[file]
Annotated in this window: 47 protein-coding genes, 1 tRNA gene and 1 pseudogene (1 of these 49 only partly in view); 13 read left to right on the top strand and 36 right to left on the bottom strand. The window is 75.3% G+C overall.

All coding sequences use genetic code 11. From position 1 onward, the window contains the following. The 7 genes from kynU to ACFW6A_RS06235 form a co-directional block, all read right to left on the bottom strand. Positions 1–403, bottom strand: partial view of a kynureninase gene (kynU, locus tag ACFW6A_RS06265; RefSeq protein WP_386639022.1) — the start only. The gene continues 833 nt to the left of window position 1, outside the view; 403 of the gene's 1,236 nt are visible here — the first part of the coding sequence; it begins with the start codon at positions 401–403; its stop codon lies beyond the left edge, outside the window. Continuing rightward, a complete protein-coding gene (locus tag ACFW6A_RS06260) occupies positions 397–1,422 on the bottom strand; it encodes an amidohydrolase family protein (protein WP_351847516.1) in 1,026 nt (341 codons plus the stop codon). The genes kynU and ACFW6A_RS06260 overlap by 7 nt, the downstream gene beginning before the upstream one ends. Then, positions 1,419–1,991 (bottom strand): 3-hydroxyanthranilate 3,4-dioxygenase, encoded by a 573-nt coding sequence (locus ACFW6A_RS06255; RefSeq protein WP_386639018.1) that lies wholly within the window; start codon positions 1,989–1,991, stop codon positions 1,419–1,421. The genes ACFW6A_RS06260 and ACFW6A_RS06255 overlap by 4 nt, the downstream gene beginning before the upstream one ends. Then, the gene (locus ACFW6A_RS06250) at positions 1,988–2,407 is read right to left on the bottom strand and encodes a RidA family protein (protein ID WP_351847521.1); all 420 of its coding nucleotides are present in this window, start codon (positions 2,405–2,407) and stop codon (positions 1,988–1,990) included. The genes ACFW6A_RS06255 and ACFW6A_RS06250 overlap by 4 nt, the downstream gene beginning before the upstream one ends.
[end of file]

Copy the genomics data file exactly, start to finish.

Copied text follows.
Annotated in this window: 47 protein-coding genes, 1 tRNA gene and 1 pseudogene (1 of these 49 only partly in view); 13 read left to right on the top strand and 36 right to left on the bottom strand. The window is 75.3% G+C overall.

All coding sequences use genetic code 11. From position 1 onward, the window contains the following. The 7 genes from kynU to ACFW6A_RS06235 form a co-directional block, all read right to left on the bottom strand. Positions 1–403, bottom strand: partial view of a kynureninase gene (kynU, locus tag ACFW6A_RS06265; RefSeq protein WP_386639022.1) — the start only. The gene continues 833 nt to the left of window position 1, outside the view; 403 of the gene's 1,236 nt are visible here — the first part of the coding sequence; it begins with the start codon at positions 401–403; its stop codon lies beyond the left edge, outside the window. Continuing rightward, a complete protein-coding gene (locus tag ACFW6A_RS06260) occupies positions 397–1,422 on the bottom strand; it encodes an amidohydrolase family protein (protein WP_351847516.1) in 1,026 nt (341 codons plus the stop codon). The genes kynU and ACFW6A_RS06260 overlap by 7 nt, the downstream gene beginning before the upstream one ends. Then, positions 1,419–1,991 (bottom strand): 3-hydroxyanthranilate 3,4-dioxygenase, encoded by a 573-nt coding sequence (locus ACFW6A_RS06255; RefSeq protein WP_386639018.1) that lies wholly within the window; start codon positions 1,989–1,991, stop codon positions 1,419–1,421. The genes ACFW6A_RS06260 and ACFW6A_RS06255 overlap by 4 nt, the downstream gene beginning before the upstream one ends. Then, the gene (locus ACFW6A_RS06250) at positions 1,988–2,407 is read right to left on the bottom strand and encodes a RidA family protein (protein ID WP_351847521.1); all 420 of its coding nucleotides are present in this window, start codon (positions 2,405–2,407) and stop codon (positions 1,988–1,990) included. The genes ACFW6A_RS06255 and ACFW6A_RS06250 overlap by 4 nt, the downstream gene beginning before the upstream one ends.